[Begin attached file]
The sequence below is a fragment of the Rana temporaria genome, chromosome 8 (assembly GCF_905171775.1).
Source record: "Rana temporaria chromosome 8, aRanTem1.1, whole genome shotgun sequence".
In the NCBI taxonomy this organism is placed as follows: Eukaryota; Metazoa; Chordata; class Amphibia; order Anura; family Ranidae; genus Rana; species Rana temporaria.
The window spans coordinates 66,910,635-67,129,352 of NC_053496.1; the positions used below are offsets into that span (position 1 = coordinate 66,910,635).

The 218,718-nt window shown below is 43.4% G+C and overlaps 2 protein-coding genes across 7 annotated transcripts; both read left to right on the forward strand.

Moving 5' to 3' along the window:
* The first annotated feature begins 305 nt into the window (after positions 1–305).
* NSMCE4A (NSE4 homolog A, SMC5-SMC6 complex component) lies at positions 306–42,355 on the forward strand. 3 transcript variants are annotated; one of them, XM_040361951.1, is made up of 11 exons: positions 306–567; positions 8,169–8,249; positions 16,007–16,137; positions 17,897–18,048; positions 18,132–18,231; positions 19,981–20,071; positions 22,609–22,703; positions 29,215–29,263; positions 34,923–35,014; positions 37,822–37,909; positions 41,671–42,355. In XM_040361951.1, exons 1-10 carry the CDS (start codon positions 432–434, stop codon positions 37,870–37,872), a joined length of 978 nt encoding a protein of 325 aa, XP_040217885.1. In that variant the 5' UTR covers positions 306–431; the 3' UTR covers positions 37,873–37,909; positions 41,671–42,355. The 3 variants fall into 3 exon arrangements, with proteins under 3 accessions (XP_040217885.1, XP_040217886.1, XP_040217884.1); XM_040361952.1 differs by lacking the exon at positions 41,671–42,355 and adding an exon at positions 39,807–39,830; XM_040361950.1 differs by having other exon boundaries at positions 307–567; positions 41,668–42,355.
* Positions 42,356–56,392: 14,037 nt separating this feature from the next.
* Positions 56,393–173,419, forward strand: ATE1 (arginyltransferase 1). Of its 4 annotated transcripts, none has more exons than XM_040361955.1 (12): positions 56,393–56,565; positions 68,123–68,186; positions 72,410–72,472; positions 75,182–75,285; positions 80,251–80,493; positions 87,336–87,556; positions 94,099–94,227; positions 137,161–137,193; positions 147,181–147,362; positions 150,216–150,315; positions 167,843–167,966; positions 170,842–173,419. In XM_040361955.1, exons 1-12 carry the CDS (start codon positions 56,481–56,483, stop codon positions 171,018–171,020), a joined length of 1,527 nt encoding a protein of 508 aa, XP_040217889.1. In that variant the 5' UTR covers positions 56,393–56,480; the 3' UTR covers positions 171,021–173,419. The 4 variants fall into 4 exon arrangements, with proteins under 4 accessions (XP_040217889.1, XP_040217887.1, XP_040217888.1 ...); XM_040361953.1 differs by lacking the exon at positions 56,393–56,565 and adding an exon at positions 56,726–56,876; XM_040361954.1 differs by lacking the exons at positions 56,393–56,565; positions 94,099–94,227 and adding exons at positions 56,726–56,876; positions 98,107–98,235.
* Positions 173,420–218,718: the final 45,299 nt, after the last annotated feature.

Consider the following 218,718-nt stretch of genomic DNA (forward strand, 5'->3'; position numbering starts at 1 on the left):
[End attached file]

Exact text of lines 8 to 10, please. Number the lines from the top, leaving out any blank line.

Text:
* NSMCE4A (NSE4 homolog A, SMC5-SMC6 complex component) lies at positions 306–42,355 on the forward strand. 3 transcript variants are annotated; one of them, XM_040361951.1, is made up of 11 exons: positions 306–567; positions 8,169–8,249; positions 16,007–16,137; positions 17,897–18,048; positions 18,132–18,231; positions 19,981–20,071; positions 22,609–22,703; positions 29,215–29,263; positions 34,923–35,014; positions 37,822–37,909; positions 41,671–42,355. In XM_040361951.1, exons 1-10 carry the CDS (start codon positions 432–434, stop codon positions 37,870–37,872), a joined length of 978 nt encoding a protein of 325 aa, XP_040217885.1. In that variant the 5' UTR covers positions 306–431; the 3' UTR covers positions 37,873–37,909; positions 41,671–42,355. The 3 variants fall into 3 exon arrangements, with proteins under 3 accessions (XP_040217885.1, XP_040217886.1, XP_040217884.1); XM_040361952.1 differs by lacking the exon at positions 41,671–42,355 and adding an exon at positions 39,807–39,830; XM_040361950.1 differs by having other exon boundaries at positions 307–567; positions 41,668–42,355.
* Positions 42,356–56,392: 14,037 nt separating this feature from the next.
* Positions 56,393–173,419, forward strand: ATE1 (arginyltransferase 1). Of its 4 annotated transcripts, none has more exons than XM_040361955.1 (12): positions 56,393–56,565; positions 68,123–68,186; positions 72,410–72,472; positions 75,182–75,285; positions 80,251–80,493; positions 87,336–87,556; positions 94,099–94,227; positions 137,161–137,193; positions 147,181–147,362; positions 150,216–150,315; positions 167,843–167,966; positions 170,842–173,419. In XM_040361955.1, exons 1-12 carry the CDS (start codon positions 56,481–56,483, stop codon positions 171,018–171,020), a joined length of 1,527 nt encoding a protein of 508 aa, XP_040217889.1. In that variant the 5' UTR covers positions 56,393–56,480; the 3' UTR covers positions 171,021–173,419. The 4 variants fall into 4 exon arrangements, with proteins under 4 accessions (XP_040217889.1, XP_040217887.1, XP_040217888.1 ...); XM_040361953.1 differs by lacking the exon at positions 56,393–56,565 and adding an exon at positions 56,726–56,876; XM_040361954.1 differs by lacking the exons at positions 56,393–56,565; positions 94,099–94,227 and adding exons at positions 56,726–56,876; positions 98,107–98,235.